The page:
Good morning readers! It’s 7:30am in Mountain View, CA and in just a few hours MemeBox will begin liveblogging and not-so-liveblogging the 2008 Singularity Summit. MemeBox reporter John Heylin (soon to be Future of Gadgets Editor) and I will be storming the festivities to soak up some future-focused speaker presentations and asking anyone and everyone to get on camera to talk about the future, paint some scenarios and specifically make a few predictions for the year 2015. We’ll scramble and do our best to post these to You Tube and here on Future Blogger as soon as humanly possible, while still experiencing the event.

If you’re also attending (physically or virtually) and would like to post a reaction, summary or video, then we encourage you to add it to the comment threads (yes, you can embed youtube videos and image links) of our ongoing Singularity Summit 2008 pieces!

Alright, off to wake up Heylin and head down to San Jose for what’s sure to be a day full of brain-freezes, vigorous debate and non-stop journalism. If yesterday’s preceding SciVestor Workshop, organized and moderated by the capable Jonas Lamis, serves as an gauge then today should unfold very nicely. Stay tuned…

Update #1: Shortly before the summit:

Update #2: Multiple Hugo Award winning sci-fi author and coiner of the term “Singularity” Vernor Vinge is onstage right now speaking with Bob Pisani about the value of scenario planning in forecasting our future. He insists that scenarios expand our ability to collectively process the future because they open up various options to contemplate.

re: the current economic crisis, Vinge believes this can be attributed in part to the outsourcing of more and more of human processes.

Discussing the Singularity and Intelligence Amplification – Vinge concurs with Cascio’s esimation that technology growth is generally banal, but does not believe a Singularity will be banal – unless someone has amplified their intelligence to a Super-Human status.

re: Post-Singularity Future Fiction – How do you deal with thinking about super-humanly creatures? Through analogy. Human-like, systems attributes. Vinge is encouraged that much of nature is about cooperation. New life depends on old life. “It’s actually a pretty optimistic view.”

Pasani asks about failure scenarios. Vinge, “A person in America is every day faced with existential threats. ... Embedded networked micro-processors are the biggest economic win over the last 50 years. ... They may be the way the Singularity materializes. ... The become so ubiquitous that they become a ‘single failure’ point. ... We don;t know how many people would actually die if somethign like this failed.”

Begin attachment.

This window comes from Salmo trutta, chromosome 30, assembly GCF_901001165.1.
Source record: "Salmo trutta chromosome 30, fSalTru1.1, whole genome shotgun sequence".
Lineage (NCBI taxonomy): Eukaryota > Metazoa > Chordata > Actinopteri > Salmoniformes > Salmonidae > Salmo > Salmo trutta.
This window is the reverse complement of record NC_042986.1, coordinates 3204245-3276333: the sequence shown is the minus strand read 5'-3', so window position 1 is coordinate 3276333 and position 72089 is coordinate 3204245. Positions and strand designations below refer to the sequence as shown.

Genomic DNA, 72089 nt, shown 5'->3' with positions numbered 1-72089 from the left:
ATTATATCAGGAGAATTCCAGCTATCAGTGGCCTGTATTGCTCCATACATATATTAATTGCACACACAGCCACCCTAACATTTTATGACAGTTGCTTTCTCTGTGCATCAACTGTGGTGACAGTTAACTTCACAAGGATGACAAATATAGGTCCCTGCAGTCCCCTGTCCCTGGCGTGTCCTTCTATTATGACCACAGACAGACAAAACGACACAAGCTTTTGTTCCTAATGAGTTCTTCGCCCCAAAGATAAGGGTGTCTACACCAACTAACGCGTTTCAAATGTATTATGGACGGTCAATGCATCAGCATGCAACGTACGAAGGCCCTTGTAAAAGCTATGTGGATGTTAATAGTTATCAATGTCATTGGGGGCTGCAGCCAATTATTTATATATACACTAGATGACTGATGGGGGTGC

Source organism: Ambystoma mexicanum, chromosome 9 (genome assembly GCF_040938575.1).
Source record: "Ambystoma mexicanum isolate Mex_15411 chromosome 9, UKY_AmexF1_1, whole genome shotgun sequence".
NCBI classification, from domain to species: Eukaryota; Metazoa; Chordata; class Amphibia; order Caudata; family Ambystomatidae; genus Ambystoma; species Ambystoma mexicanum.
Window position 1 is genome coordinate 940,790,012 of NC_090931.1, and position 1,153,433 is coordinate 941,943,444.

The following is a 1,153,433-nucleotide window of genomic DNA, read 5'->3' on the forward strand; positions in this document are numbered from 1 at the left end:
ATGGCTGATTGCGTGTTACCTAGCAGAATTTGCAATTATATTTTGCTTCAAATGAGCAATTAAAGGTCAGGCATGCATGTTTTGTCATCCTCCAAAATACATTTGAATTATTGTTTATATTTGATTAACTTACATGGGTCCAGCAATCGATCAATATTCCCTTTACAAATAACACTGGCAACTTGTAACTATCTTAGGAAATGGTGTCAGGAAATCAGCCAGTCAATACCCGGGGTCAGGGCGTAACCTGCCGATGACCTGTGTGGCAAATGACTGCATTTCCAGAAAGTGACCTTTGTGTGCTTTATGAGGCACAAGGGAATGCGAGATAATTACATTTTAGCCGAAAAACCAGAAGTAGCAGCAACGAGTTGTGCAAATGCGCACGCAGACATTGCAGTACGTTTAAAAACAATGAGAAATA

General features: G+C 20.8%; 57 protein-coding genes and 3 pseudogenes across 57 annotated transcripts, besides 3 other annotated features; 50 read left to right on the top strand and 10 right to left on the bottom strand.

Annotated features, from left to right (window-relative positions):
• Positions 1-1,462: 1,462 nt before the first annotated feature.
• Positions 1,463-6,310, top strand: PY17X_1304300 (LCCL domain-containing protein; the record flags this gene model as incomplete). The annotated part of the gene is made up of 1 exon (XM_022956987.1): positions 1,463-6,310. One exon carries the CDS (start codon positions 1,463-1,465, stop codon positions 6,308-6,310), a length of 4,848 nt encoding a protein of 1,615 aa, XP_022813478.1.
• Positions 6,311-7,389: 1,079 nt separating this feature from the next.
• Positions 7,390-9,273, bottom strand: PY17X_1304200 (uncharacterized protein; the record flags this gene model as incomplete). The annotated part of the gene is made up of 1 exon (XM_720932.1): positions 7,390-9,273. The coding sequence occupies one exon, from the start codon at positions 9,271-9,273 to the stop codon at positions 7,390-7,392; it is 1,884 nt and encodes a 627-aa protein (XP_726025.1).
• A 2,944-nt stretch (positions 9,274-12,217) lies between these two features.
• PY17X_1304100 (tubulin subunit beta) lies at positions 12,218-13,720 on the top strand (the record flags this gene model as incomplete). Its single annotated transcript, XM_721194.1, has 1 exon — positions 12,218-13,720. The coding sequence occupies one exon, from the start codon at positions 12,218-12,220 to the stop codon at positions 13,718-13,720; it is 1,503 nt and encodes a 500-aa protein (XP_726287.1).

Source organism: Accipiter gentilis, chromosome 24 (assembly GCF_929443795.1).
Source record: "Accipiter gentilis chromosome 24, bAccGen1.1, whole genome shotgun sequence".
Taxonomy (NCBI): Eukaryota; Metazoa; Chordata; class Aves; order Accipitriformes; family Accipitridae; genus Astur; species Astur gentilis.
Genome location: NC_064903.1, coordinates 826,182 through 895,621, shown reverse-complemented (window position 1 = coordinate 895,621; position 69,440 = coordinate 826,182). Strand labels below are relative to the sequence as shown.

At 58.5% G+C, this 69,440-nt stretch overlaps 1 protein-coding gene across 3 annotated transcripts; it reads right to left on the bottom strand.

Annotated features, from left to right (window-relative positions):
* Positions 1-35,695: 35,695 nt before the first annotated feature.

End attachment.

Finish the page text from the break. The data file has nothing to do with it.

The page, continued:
Pasani asks about Disaster Scenarios. Vinge, “It could be that Killjoy has it right. ... But it could be that Killjoy has it opposite, that in fact the future really, really does need us. ... We are something that can work even if technology goes away.”

Vinge on the likelihood of the Singularity. “Barring physical catastrophes – if humanity became extinct it wouldn’t happen. Nuclear war would pre-empt it.”

Responding to a question from the audience, “Any time you’re playing a positive sum game it makes sense to be nice.” Vinge argues evolution continues in the realm of psychology. “Culturally I think we’ve gotten much better in the last 5 centuries. So there’s reason to be very optimistic.”

On climate change: It’s an existential threat. “I don’t think it by itself is the most existential threat that we face.”

Geo-Spatially Mapped Life-Lines Will Soon Amplify Our Memories

October 21 2008 / by Alvis Brigis
Category: The Web   Year: General   Rating: 4 Hot

A few years into the future when someone says, “I think I’ll use my lifeline,” they will no longer be referring to Who Wants to be a Millionaire?, but instead their geo-spatially coordinated content history.

According to John Schneider, CTO of clever geo-web annotator, we’re about to experience a powerful convergence of mirror worlds and life-logging that will enable all sorts of interesting applications including community feedback mechanisms and amplified memory.

“You’ve been to something like an antique shop last month with your wife, and you just can’t for the life of you remember where this place was or what the name of it was,” lays out Schneider, “But because you’ve life-logged you can get on your account, you can take the time slider and move it back in time to the place you were. ... Now you project that lifeline on something like Google maps, bring up the Street View, look around and there it is – there is the place you’ve been looking for.”

I totally buy that scenario. Do you?

For more interesting future videos be sure to check out the MemeBox YouTube Channel

Will the juxtaposition of personal data atop geo-spatial simulations fundamentally augment our memory?

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You Too Will Surf Virtual Halls of the Dead

October 20 2008 / by Alvis Brigis
Category: Culture   Year: 2013   Rating: 12 Hot

The increasing richness of memorial media is a powerful by-product of accelerating change in technology, information and communication. In five years time, both broad public-facing and private 3d memorial media has a good chance of taking off, gradually catalyzing a shift in the way we interact with history and our dearly departed.

How do we properly remember and honor the dead? Our cultural answer to this question has changed over the millennia alongside with the invention of memory-enhancing technologies such as symbols, spoken language, writing, photography, video, digital information and the web.

Now the trend continues as powerful new disruptors such as social media, semantic search, virtual worlds and mirror worlds allow us to assemble, aggregate and interact with information about the dearly departed in surprising new ways.